The near-constant Si concentration under varying discharge observed in Gordon Gulch of the Boulder Critical Zone Observatory (CZO) indicates that the silica fluxes are strongly controlled by discharge. To identify the mechanisms supplying increased Si at high discharge (Q), we examine Si-Al-Fe-Ge in soils, streams, and groundwaters. We identify bedrock weathering in groundwater and colloidal transport as the two end-members that supply Si to the system. During base flow, streamflow is derived from groundwater, and weathering of feldspar is the main source of Si with a Ge/Si ratio 0.2–0.5 µmol/mol and low dissolved Al and Fe. The groundwater data are consistent with incongruent weathering of feldspar as the main source of dissolved Si. As discharge increases, Si-Al-Fe-bearing colloids are mobilized and the Ge/Si ratio of the stream rises to 3.0 µmol/mol. Mineralogical analysis using XRD identified Al-Si phases including kaolinite, illite, and quartz in the colloidal size fraction (<0.45 µm). The Ge/Si ratio of stream and soil colloids is ≈3.8 µmol/mol. The mechanism of colloidal transport with increasing discharge can account for the concentration-discharge (C-Q) patterns of Si, Al, and Fe with near-zero or positive power law slopes observed in the Gordon Gulch catchment. Anomalously high Ge/Si ratios also identified a third end-member resulting from coal fly ash deposition during the winter and spring. Wind trajectories during 2012, correlation between Ge/Si and math formula, and comparison to atmospheric deposition data imply contamination from nearby coal fired power plant operations.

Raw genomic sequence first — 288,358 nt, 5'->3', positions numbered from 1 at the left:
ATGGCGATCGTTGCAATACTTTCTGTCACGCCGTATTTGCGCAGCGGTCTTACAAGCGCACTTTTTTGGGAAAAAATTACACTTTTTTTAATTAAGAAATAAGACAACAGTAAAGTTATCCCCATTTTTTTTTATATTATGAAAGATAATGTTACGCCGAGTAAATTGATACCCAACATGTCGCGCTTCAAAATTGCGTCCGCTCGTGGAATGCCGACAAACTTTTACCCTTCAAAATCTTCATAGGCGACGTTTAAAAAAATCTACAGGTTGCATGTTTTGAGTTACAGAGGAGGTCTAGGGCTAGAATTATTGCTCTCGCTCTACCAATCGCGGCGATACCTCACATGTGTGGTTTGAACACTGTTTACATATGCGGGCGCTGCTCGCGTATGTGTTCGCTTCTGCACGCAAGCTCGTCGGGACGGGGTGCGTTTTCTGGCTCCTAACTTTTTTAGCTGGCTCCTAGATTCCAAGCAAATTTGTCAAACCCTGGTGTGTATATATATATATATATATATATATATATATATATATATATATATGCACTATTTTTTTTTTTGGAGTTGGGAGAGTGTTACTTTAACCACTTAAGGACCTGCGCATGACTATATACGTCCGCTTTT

Aguirre A.A., Derry L.A., Mills J.T., Anderson S.P. (2017): Colloidal transport in the Gordon Gulch catchment of the Boulder Creek CZO and its effect on C‐Q relationships for silicon. Water Resources Research 53, 2368–2383, . DOI: 10.1002/2016WR019730
This Paper/Book acknowledges NSF CZO grant support.